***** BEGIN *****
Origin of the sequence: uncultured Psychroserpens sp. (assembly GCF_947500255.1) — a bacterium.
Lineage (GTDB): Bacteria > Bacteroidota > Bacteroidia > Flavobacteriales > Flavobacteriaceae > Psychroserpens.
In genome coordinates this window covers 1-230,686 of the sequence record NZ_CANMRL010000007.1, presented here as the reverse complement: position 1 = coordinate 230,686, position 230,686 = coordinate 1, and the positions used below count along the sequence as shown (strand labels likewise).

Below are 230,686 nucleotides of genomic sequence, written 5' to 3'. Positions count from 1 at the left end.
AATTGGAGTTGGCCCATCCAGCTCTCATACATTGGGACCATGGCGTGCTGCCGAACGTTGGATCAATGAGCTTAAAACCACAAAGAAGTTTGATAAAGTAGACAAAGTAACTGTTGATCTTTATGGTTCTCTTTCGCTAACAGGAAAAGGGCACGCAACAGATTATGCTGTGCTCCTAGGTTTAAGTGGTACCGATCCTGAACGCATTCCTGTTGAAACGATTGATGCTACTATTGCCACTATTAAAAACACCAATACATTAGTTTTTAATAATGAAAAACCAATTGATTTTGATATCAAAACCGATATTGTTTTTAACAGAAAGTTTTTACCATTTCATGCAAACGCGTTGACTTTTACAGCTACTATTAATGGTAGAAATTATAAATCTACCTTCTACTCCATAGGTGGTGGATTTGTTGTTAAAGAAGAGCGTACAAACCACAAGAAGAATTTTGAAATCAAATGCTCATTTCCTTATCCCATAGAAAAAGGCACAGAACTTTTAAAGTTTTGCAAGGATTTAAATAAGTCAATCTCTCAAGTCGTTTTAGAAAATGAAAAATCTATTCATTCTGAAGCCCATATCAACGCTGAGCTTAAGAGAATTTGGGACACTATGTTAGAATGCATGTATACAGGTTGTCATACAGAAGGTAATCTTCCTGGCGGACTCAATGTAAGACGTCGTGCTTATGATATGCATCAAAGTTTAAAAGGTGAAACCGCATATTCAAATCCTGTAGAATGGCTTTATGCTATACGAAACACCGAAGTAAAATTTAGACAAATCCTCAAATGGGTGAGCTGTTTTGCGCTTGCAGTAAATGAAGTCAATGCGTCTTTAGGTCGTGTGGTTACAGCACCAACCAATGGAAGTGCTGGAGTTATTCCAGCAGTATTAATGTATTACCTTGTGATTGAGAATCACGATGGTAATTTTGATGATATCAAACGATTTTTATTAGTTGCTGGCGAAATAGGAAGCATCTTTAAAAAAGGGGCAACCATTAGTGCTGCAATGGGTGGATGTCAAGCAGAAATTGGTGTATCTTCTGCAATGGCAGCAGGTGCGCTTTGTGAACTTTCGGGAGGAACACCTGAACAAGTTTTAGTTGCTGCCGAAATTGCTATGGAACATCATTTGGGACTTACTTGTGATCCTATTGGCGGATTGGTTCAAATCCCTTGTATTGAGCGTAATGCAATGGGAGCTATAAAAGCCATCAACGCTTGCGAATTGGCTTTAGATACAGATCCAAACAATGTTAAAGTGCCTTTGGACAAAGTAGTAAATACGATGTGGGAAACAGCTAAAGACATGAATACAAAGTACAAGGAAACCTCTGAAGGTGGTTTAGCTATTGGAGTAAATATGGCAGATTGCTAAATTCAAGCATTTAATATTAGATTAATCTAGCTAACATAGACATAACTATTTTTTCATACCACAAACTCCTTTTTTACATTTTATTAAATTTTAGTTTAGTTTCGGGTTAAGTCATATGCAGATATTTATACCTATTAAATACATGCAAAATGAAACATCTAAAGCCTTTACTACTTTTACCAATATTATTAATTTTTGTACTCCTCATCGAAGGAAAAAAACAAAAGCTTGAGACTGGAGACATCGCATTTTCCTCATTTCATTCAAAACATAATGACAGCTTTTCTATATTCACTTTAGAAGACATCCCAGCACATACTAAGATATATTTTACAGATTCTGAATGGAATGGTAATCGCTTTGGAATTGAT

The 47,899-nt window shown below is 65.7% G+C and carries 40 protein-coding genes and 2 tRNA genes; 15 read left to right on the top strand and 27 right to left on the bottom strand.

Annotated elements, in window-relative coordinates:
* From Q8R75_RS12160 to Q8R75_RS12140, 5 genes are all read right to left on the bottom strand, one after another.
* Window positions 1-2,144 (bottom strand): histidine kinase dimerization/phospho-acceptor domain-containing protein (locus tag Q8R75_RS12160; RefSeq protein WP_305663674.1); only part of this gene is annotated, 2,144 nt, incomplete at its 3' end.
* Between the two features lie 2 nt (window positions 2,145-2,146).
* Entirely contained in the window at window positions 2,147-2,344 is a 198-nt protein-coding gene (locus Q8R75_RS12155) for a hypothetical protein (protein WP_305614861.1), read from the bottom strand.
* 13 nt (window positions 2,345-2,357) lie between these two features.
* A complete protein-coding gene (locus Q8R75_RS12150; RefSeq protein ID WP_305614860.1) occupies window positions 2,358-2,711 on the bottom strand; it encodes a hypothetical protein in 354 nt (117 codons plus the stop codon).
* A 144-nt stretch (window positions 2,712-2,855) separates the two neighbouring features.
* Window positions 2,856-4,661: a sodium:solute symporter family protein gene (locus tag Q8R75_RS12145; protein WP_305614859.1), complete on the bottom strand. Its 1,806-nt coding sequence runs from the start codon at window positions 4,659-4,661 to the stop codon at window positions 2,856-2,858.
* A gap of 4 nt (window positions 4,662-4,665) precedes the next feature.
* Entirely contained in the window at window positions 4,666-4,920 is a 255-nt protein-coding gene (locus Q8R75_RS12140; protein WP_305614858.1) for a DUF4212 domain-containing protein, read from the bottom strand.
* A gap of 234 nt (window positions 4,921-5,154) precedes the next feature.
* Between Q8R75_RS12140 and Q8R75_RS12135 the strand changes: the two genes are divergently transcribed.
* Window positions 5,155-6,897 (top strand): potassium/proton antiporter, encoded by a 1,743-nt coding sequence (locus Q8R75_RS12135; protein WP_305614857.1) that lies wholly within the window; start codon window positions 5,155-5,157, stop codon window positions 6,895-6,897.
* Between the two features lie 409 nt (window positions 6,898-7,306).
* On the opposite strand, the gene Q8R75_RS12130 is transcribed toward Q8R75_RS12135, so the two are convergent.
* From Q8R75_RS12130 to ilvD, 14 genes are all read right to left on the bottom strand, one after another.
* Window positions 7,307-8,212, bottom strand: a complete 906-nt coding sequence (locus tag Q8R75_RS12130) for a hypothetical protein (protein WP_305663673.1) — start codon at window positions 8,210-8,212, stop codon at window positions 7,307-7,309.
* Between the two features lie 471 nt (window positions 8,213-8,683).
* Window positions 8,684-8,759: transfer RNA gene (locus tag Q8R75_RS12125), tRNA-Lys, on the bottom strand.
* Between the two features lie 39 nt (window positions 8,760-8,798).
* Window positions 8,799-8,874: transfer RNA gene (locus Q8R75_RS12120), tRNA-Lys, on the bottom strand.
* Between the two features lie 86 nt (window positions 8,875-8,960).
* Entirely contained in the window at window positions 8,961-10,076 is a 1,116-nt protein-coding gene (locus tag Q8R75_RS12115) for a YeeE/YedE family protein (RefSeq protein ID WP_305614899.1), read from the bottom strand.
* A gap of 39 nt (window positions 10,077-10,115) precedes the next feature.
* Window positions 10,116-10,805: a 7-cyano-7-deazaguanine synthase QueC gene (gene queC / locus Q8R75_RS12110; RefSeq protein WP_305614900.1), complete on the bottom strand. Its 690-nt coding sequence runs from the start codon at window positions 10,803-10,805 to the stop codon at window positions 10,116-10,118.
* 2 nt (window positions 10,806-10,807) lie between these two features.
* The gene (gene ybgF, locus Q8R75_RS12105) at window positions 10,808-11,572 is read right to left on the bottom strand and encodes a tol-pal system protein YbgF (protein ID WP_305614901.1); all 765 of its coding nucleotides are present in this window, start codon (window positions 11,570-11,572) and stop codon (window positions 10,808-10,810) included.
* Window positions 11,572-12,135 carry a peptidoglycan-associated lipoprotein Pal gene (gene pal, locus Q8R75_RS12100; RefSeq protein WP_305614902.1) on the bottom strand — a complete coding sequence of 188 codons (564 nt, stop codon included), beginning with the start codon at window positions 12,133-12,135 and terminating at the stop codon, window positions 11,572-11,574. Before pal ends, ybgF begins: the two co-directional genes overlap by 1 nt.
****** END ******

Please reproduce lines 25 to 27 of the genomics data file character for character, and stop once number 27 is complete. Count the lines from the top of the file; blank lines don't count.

* Between the two features lie 471 nt (window positions 8,213-8,683).
* Window positions 8,684-8,759: transfer RNA gene (locus tag Q8R75_RS12125), tRNA-Lys, on the bottom strand.
* Between the two features lie 39 nt (window positions 8,760-8,798).